3 4680 2004-12-31 Jeopardy! THE COMPANY LINE $200 In 1963, live on "The Art Linkletter Show", th... McDonald's in 1963 live on the art linkletter show this c... mcdonalds 200 4 4680 2004-12-31 Jeopardy! EPITAPHS & TRIBUTES$200 Signer of the Dec. of Indep., framer of the Co... John Adams signer of the dec of indep framer of the const... john adams 200

Now that the data is cleaned, we can start analyzing it.

Suppose we are interested in the number of words in the answer that occurs in the question. We'll create a function and use the .apply() method to create a new column. This column will have ratio of matching question words to total answer words.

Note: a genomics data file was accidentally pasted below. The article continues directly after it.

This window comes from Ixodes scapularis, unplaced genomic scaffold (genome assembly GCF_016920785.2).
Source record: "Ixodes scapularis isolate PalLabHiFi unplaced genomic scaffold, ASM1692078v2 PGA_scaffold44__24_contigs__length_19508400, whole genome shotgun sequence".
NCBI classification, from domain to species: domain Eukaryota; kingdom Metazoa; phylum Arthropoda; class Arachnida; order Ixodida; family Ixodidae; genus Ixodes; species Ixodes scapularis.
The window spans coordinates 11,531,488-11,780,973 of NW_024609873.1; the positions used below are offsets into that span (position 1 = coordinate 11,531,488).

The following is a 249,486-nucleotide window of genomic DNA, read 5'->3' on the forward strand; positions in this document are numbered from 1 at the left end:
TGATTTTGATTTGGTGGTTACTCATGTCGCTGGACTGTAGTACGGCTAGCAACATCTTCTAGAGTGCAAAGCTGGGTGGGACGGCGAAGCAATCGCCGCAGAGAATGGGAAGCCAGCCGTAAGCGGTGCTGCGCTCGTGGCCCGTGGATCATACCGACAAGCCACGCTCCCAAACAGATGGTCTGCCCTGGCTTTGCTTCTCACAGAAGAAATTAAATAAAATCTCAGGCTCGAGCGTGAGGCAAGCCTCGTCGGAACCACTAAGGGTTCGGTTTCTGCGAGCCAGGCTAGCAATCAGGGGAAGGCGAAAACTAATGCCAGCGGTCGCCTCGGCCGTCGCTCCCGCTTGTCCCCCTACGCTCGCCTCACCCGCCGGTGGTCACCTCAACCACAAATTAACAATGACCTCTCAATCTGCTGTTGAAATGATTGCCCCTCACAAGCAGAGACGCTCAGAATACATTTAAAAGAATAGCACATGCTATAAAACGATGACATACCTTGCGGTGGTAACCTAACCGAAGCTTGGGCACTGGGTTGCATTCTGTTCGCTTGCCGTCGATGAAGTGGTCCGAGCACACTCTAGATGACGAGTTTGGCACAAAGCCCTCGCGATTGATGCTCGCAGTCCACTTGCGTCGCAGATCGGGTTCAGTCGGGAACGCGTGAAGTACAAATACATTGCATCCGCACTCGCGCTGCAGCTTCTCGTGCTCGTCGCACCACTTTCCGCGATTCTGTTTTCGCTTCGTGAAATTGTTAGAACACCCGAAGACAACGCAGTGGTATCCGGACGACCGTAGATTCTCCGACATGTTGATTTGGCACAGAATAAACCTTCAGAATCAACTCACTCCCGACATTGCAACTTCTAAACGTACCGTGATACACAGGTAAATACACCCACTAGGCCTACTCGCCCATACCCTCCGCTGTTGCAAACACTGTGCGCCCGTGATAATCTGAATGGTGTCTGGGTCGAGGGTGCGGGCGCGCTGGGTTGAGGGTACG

In :
def cleaner(series):
split_question = series['clean_question'].split(' ')
match_count = 0
return 0
if item in split_question:
match_count +=1

In :
jeopardy['answer_in_question'] = jeopardy.apply(cleaner, axis=1)

Out:
0.060493257069335872

It looks like the answer only appears in the question 6% of the time, so this is not a super reliable strategy.

Next, we'll look at words used in the questions column. We can write a function to see how often they repeat

In :
question_overlap = []
#a python set is an unordered list of items
terms_used = set()
for idx, row in jeopardy.iterrows():
split_question = row['clean_question'].split(" ")
match_count = 0
newlist = []
for word in split_question:
if len(word) >= 6:
newlist.append(word)
for word in newlist:
if word in terms_used:
match_count += 1
for word in newlist:
if len(newlist) > 0:
match_count = match_count/len(newlist)